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2021 Year in Review.
by Stephen Yiu

17 Jan 2022

 

“We are living in unprecedented times” was the buzz-phrase for 2020 and much of 2021. However, I think many of us are now starting to feel that things are feeling quite “precedented”. This explains the truth of the adage “The only certainty is uncertainty”.

Positioning ourselves to ride out uncertainty in the market is very straight forward in theory – buy high quality businesses, buy them at a great price, have a strict valuation discipline. 2021 has once again proved this to be a sensible strategy. The fund delivered performance of 20.8% vs the IA Global Sector average of 18% (LF Blue Whale Growth Fund I Class). Whilst outperformance is always pleasing, the end of the year saw much of our outperformance eroded as the shine came off the markets following a global surge in Covid cases.

Selected best performers in the fund were Microsoft (benefitting from working from home), Intuit (using its accounting and tax-filing technology to cut out the requirement for expensive face-to-face accountancy meetings), Atlassian (offering the best software developers’ collaborative working tools), and Alphabet (expanding its footprint as the largest holder of digital real-estate).

Our biggest disappointment in the portfolio was Nintendo. A global shortage of microchips led to a delay in the launch of the Nintendo Switch Pro, leaving consumers underwhelmed with a mediocre Switch upgrade instead. In turn, the share price performance was disappointing, however, we believe the investment rationale remains valid.

One area in which we see ourselves as differing from many managers is that we are willing to make significant changes in the portfolio in search of outperformance. Much of our time is committed to researching those companies that sit within our own prescribed investable universe of around 100 stocks. However, we also give considerable time to idea generation – finding new investment ideas from around the globe. Accordingly, new additions to the portfolio this year were Nvidia, ASML, Kering and Sartorius. Making way were Unilever and Moncler.

Amazon was also a surprise make-weight in the portfolio owing to increased concern over its retail business, and the potential impact of inflation on the retail-arm's costs, and also concerns over AWS (Amazon's cloud computing arm) market share when compared to Microsoft and Alphabet.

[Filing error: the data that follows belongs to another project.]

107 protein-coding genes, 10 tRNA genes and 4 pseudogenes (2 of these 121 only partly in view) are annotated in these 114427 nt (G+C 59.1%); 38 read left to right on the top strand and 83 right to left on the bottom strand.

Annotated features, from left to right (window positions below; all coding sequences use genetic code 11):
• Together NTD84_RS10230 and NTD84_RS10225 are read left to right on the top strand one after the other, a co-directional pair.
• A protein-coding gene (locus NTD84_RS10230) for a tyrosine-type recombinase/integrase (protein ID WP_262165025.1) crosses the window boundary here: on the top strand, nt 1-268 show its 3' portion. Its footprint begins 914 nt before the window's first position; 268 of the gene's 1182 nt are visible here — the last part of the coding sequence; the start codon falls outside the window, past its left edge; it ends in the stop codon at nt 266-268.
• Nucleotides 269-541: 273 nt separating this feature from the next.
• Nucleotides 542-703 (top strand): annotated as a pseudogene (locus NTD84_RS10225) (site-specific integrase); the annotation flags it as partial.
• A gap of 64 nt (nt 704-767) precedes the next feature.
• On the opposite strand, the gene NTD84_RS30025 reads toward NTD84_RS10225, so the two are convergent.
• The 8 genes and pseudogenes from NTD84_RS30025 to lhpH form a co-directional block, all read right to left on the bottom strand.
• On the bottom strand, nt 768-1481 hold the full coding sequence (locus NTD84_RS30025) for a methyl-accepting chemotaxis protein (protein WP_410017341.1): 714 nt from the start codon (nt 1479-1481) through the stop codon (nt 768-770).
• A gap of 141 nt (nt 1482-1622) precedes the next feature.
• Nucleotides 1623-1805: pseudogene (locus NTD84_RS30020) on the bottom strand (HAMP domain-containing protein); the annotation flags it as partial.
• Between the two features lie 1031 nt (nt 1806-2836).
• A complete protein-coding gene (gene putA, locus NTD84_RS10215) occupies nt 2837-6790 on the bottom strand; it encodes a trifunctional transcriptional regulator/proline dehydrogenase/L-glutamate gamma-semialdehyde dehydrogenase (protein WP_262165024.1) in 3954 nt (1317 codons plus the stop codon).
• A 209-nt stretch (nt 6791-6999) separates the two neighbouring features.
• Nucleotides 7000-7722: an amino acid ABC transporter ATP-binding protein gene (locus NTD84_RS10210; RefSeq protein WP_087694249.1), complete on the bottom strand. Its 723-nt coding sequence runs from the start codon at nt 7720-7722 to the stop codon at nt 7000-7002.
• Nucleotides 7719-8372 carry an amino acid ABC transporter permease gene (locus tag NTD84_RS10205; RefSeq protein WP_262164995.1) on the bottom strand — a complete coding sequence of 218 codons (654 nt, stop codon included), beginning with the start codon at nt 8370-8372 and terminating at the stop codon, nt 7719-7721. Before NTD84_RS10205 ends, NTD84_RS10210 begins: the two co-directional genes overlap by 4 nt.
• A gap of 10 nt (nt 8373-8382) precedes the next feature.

Whilst we are a “bottom-up” fund – designing our portfolio based on company fundamentals – we pay close attention to the macro environment. In particular, the spectre of inflation led to much scrutiny of our holdings in the year. We are pleased to report the portfolio held (and continues to hold) a variety of companies in differing sectors that offered, what we believe to be, an inflation-busting duo – superior pricing power and high gross margin. We wrote more about this in our article “Covflation – The opportunities for investors in this unique inflationary environment”.

For the fund, two key milestones were hit in 2021. Firstly (whilst past performance is not necessarily a guide to future performance), in under four years the fund had doubled its initial investors’ money – launching at £1 in September 2017 the unit price hit £2 in July of 2021. Secondly, the fund reached £1 billion under management, demonstrating investors’ belief in our process and performance. We hope these two milestones give both existing, and potential new investors, confidence going forward.

Our truly active approach to managing the LF Blue Whale Growth Fund means we can adapt to the world as it changes. Our robust process continues to evolve, but is based on two key elements:

  1. We continue to invest in high quality companies: the ability of companies to exhibit fundamental outperformance is constantly in flux and our team of investment professionals will continue to chart these changes.

  2. We maintain a strict valuation discipline: the market is a dynamic beast and prices often diverge from what we see in the fundamentals – but we will never invest into low quality companies (or businesses) that may be at the mercy of cyclical economic gravity.

Looking forward, we are excited about 2022. The portfolio is positioned to take advantage of what we see as the key issues of the year to come – continued digital transformation, 5G rollout and a global economy cautiously emerging from pandemic. We are also mindful of possible pitfalls over the next year – chief amongst them being inflation – and we have attempted to position the portfolio to defend against these pitfalls accordingly.

 


Please note that the information provided in this article is not to be construed as advice and any views we express on holdings or other assets do not constitute investment recommendations and must not be viewed as such. If you are unsure as to the suitability of an investment for your circumstances, please seek independent financial advice. Investments can go down in value as well as up so you may get back less than you invested. Your capital is at risk. Past performance is not a guide to future performance.